Sorry, can’t resist. What about the welfare of the “people of the union”? If a state isn’t going to see to the needs of the people subject to its sovereign power, why shouldn’t the federal government intervene and make sure that the people are appropriately instructed to take full advantage of the “efficacy of prayer” in a national crisis? I mean, if you’re willing to force people out of their homes and march them to their deaths, what additional indignity would a call to prayer constitute?

It was a different time. A time when the president wouldn’t dare mingle religion with politics, but still have the gumption to re-interpret what was seen as the basic tenets of the constitutional form.

Indeed, Jackson’s Bank veto is the most important veto ever issued by a President. Its novel doctrines advanced the process already in train by which the presidency was transformed and strengthened. To begin with, Jackson accomplished something quite unprecedented by writing this veto. Previous Presidents had employed the veto a total of nine times. In forty years under the Constitution only nine acts of Congress had been struck down by the chief executive, and only three of these dealt with important issues. In every instance the President claimed that the offending legislation violated the Constitution. It was therefore generally accepted that a questions of a bill’s constitutionality was the only reason to apply a veto. Jackson disagreed. He believed that a President could kill a bill for any reason -- political, social, economic, or whatever -- when he felt it injured the nation and the people. The implications of such an interpretation were enormous. In effect it claimed for the President the right to participate in the legislative process. Jackson invaded the exclusive province of Congress. According to his view, Congress must now consider the President’s wishes on all bills before enacting them, or risk a veto. It must defer to the will of the executive if it expects to legislate successfully. Jackson’s interpretation of presidential prerogatives, therefore, essentially altered the relationship between the legislative and executive branches of government. The President now had a distinct edge. He was becoming the head of the government, not simply an equal partner.

This doesn’t seem revolutionary to us, but Jackson lived in a very different time. Remember…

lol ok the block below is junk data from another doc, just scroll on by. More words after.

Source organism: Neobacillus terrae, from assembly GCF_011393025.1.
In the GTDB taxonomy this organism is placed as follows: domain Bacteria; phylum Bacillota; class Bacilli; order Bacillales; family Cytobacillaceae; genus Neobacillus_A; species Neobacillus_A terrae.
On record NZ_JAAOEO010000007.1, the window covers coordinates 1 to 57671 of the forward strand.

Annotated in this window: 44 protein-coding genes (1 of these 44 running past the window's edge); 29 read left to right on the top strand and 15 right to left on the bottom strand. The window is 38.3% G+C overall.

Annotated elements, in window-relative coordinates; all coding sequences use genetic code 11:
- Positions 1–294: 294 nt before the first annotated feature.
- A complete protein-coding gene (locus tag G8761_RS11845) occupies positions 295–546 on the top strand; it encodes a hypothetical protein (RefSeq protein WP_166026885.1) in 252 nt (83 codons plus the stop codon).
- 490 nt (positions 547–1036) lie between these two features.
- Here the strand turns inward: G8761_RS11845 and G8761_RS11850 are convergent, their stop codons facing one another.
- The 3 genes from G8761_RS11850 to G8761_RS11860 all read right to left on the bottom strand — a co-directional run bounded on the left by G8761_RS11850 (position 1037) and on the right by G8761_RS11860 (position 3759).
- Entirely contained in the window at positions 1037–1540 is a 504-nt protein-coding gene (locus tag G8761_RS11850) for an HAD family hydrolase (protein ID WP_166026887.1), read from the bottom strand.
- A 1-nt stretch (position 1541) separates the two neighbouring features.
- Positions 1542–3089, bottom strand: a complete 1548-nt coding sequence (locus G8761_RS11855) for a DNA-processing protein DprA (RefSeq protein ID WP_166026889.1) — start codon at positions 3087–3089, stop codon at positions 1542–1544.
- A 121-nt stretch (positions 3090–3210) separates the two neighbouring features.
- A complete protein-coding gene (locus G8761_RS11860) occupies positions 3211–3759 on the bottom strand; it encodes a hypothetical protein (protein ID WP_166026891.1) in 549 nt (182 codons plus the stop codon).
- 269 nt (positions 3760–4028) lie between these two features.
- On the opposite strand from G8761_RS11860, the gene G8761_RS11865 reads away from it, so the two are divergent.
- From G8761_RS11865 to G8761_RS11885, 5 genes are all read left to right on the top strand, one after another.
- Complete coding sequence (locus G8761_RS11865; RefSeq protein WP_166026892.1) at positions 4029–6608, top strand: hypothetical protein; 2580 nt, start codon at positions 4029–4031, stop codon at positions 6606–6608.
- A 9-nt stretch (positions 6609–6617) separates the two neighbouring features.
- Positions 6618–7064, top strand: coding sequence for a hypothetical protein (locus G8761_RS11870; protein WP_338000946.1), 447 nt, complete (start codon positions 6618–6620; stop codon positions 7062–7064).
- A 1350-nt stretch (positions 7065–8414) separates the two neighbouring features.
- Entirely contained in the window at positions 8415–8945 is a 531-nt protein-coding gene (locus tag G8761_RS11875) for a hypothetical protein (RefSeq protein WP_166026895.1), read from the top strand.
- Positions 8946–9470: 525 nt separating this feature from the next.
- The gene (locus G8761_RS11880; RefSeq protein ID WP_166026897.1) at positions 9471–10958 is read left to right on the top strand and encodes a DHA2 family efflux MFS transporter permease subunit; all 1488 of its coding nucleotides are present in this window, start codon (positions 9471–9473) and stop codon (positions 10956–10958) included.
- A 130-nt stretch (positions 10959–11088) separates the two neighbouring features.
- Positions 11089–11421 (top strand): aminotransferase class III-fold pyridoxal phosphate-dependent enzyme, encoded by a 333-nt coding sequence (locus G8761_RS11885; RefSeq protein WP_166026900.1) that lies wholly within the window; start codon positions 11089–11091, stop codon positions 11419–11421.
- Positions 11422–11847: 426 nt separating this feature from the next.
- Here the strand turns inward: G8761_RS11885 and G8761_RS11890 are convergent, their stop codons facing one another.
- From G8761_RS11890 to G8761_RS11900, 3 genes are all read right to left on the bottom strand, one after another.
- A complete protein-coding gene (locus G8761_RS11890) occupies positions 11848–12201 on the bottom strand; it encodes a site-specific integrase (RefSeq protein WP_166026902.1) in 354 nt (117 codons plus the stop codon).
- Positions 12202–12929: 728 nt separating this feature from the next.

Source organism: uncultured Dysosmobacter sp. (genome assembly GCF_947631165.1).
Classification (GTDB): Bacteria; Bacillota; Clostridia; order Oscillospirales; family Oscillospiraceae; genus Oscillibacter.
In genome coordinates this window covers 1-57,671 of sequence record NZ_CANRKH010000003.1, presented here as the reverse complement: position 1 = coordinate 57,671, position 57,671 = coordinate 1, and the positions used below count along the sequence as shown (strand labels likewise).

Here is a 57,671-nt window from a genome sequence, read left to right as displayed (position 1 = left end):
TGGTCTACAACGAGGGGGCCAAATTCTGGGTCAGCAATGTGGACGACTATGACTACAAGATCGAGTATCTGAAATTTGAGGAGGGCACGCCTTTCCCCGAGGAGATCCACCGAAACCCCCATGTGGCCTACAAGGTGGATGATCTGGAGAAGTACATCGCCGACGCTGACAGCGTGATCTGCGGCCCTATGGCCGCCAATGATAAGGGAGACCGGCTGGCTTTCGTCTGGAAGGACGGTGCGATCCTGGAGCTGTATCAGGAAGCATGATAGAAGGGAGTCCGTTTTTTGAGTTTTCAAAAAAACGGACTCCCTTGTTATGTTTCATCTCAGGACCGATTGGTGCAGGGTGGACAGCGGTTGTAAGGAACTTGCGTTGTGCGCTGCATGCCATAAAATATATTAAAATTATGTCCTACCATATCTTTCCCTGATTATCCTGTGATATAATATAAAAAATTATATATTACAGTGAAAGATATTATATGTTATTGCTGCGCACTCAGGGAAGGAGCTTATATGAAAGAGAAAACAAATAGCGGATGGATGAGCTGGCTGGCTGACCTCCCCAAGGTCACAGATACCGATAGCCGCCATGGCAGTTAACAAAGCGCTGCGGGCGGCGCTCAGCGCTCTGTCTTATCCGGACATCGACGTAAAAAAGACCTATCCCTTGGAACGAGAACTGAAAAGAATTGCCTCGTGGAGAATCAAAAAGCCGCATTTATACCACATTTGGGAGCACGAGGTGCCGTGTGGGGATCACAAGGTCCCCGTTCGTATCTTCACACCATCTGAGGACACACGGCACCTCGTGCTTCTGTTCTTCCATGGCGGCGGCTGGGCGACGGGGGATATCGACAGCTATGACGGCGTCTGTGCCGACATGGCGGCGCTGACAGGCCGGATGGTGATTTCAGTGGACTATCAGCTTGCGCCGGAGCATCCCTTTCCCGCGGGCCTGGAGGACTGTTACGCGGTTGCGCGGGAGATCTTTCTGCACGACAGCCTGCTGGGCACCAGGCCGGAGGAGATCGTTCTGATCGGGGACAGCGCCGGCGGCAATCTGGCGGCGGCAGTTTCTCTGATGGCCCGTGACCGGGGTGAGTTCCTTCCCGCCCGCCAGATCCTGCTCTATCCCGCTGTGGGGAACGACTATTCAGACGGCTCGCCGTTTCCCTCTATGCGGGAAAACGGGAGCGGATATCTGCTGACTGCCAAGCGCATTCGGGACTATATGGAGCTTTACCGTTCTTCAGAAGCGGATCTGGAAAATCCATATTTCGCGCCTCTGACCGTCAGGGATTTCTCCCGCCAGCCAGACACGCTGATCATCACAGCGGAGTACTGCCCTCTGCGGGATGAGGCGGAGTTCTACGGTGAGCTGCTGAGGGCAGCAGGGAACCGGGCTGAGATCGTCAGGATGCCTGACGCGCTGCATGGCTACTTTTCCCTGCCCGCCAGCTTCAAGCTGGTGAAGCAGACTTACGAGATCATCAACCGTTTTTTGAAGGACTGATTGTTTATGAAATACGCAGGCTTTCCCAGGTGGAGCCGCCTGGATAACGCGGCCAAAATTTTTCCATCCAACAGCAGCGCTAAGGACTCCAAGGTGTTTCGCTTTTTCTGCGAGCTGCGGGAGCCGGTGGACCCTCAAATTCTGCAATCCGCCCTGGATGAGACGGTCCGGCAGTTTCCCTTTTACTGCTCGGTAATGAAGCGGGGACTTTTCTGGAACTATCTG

From the founding of the nation under the Constitution, the legislative branch was generally regarded as preeminent. In the minds of most, it was Congress, not the President, who embodied and secured representative government. The generation of Americans who fought the Revolution had been very suspicious of a strong chief executive. To them, executive power meant monarchical (and ultimately dictatorial) power. Thus, in dedicating themselves to the perpetuation of individual liberty they devised a system of government with a strong legislature elected by the people and in full control of the purse strings. Jackson changed that. Thenceforward the President could participate in the legislative process. Coupled with that was his total success in establishing the concept that he, as President, represented all the people. And he, as President, protected their liberty.

And so we have come full circle. Jackson effectively won the fight between liberty and power by cloaking executive power in the vestments of individual liberty. And in that, we may see things about Jackson’s time that are not so different than the times we live in today.

The American people loved Jackson and trusted him. “They believed him honest and patriotic; that he was the friend of the people, battling for them against corruption and extravagance, and opposed only by dishonest politicians.” They voted to place him at the head of their government with the expectation that he would, in Jackson’s own words, “purify the Departments” and “reform the Government.” In this “triumph of the great principle of self government,” wrote Edmund P. Gaines, who better to lead the people and “cleans the Augean stables” than the foremost Democrat of them all, Andrew Jackson?

Drain the swamp, anyone?

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This post first appeared on Eric Lanke's blog, an association executive and author. You can follow him on Twitter @ericlanke or contact him at